Tag Archives: tennessee

Bankruptcy: Health insurance for the desperate

About Andrew Van Dam

Andrew Van Dam of The Wall Street Journal previously worked at the AHCJ offices while earning his master’s degree at the Missouri School of Journalism.

In The New York Times, reporter Kevin Sack visits Nashville, Tenn. to tell stories from the front lines of health bankruptcy, stories which he folds into larger discussions about health care reform. Apart from compelling anecdotes, Sack’s most interesting angle was that bankruptcy is equivalent to a painful insurance safety net for many Americans.

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The old Davidson County courthouse in Nashville, Tenn. Photo by Brent and MariLynn via Flickr.

“This has really become the insurance system for the country,” said Susan R. Limor, a bankruptcy trustee who calculated that 13 of the 48 Chapter 7 liquidation cases on her docket one recent afternoon included medical debts of more than $1,000.
Under Chapter 7, a debtor’s assets are liquidated and the proceeds are used to pay creditors; any remaining debts are discharged, and filers are left with a 10-year stain on their credit ratings.
“You can’t believe how many people discharge medical debts,” Ms. Limor said. “It’s a kind of trailing indicator of who’s suffering in this economy.”

Sack writes that proposed health care reform bills in both houses seek to solve the medical bankruptcy epidemic by expanding Medicaid eligibility, subsidizing health insurance and capping annual out-of-pocket medical costs.

AHCJ Immediate Past President Trudy Lieberman adds another anecdote to the mix in a post on CJR.org, this one based on an engineer from rural Illinois. Despite a relatively good health plan from his employer and the relatively good health of his wife and children, he was forced to declare medical bankruptcy earlier this decade and now the bills are mounting again. Lieberman carefully chronicles the man’s expenses, teasing apart premiums, deductibles and everything else, then comes to the conclusion that proposed health care reforms won’t do him much good.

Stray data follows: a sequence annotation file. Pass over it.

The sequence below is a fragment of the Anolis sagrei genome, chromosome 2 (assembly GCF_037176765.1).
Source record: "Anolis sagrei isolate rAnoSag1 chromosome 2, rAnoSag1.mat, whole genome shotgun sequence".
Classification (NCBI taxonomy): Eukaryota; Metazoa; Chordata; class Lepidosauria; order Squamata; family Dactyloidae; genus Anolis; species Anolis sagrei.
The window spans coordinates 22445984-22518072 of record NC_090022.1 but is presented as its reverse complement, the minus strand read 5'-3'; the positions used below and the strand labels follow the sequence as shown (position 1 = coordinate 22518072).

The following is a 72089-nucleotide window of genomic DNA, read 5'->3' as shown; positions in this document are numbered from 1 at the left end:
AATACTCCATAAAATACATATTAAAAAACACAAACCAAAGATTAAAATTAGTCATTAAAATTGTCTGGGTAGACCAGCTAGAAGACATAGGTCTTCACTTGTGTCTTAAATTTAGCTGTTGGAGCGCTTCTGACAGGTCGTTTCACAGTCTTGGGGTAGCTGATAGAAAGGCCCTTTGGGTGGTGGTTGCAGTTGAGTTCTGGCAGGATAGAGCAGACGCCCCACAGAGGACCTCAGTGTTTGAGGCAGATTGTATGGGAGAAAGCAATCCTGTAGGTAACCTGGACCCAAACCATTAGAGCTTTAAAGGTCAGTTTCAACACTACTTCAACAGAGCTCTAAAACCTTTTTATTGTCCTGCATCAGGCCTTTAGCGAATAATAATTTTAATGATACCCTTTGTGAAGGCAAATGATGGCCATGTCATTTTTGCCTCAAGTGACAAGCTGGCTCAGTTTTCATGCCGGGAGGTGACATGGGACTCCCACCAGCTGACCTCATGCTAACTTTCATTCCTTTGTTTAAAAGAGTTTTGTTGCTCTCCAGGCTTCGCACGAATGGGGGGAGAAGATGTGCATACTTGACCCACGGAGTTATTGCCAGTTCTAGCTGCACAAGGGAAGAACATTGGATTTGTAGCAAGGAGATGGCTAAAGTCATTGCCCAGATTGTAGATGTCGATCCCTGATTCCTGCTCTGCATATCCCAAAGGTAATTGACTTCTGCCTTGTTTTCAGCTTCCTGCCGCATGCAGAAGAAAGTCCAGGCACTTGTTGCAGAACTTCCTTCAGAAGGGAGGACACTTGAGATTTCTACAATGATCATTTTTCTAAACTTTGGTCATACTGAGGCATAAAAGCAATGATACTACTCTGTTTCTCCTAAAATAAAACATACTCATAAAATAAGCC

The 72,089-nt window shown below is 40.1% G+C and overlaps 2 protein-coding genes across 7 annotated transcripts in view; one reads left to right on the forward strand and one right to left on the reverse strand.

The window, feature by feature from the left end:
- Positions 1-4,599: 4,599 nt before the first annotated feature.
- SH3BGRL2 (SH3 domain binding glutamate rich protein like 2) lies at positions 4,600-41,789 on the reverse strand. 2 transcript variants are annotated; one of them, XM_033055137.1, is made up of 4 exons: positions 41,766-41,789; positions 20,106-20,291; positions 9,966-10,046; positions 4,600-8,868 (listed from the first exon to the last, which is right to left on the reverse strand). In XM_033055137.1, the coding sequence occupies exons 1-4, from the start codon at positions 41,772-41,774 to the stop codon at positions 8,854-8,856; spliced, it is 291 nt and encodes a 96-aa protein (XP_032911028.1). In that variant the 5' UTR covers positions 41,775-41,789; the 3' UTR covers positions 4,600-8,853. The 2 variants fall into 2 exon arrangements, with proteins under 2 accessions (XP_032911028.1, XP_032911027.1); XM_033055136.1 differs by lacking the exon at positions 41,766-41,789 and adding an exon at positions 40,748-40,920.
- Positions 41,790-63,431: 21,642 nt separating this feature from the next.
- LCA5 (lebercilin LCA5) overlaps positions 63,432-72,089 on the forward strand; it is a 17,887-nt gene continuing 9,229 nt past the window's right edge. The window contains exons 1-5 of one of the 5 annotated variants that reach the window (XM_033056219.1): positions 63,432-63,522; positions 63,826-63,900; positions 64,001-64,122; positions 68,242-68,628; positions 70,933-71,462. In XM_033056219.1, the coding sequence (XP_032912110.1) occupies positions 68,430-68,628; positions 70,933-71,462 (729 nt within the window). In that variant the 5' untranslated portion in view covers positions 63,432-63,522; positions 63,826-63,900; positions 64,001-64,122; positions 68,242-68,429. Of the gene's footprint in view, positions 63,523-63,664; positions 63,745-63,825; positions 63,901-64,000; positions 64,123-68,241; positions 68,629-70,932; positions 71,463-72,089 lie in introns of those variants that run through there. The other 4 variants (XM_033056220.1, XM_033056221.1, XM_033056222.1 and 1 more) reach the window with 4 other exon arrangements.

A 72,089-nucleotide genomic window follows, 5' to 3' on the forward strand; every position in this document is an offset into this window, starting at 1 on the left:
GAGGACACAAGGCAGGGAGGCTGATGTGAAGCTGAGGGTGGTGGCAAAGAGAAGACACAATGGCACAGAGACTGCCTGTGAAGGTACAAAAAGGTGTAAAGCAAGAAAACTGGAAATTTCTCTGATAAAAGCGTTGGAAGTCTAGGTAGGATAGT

Doctor’s path shows licensing’s weaknesses

About Andrew Van Dam

Andrew Van Dam of The Wall Street Journal previously worked at the AHCJ offices while earning his master’s degree at the Missouri School of Journalism.

The Associated Press’ Jay Reeves exposes systemic flaws in state medical licensing through the story of a physician who was twice accused of sexual misconduct and thrice fired in Tennessee, and who subsequently set up shop in Alabama, where he has been charged with rape and possession of child pornography.
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The doctor’s offenses had never been reported to regulators, and he seems to have been able to repeatedly outrun his transgressions. Reeves reports that unfortunate situations like this are not unusual:

Patient safety advocate and consultant Ilene Corina said states too often let troubled doctors move and switch jobs when they get in trouble.

“There is not sufficient oversight in many cases,” said Corina, of Long Island, N.Y., a board member of the National Patient Safety Foundation. “Is it a problem? Absolutely.”

Mass., Tenn. provide test cases for federal reform

About Andrew Van Dam

Andrew Van Dam of The Wall Street Journal previously worked at the AHCJ offices while earning his master’s degree at the Missouri School of Journalism.

AP Medical Writer Carla K. Johnson takes a look at health care reform in Massachusetts and Tennessee and how the coverage plans in those states can inform Congress’ approach to a nationwide expansion of health coverage.

In Massachusetts, Johnson reports, folks adopted a coverage first, cost second approach, with the assumption that once universal coverage was in place, it would be easier to use that leverage to pare down costs.

The Tennessee method, on the other hand, was to provide a limited, cautious program at first with the understanding that it would be gradually expanded if possible.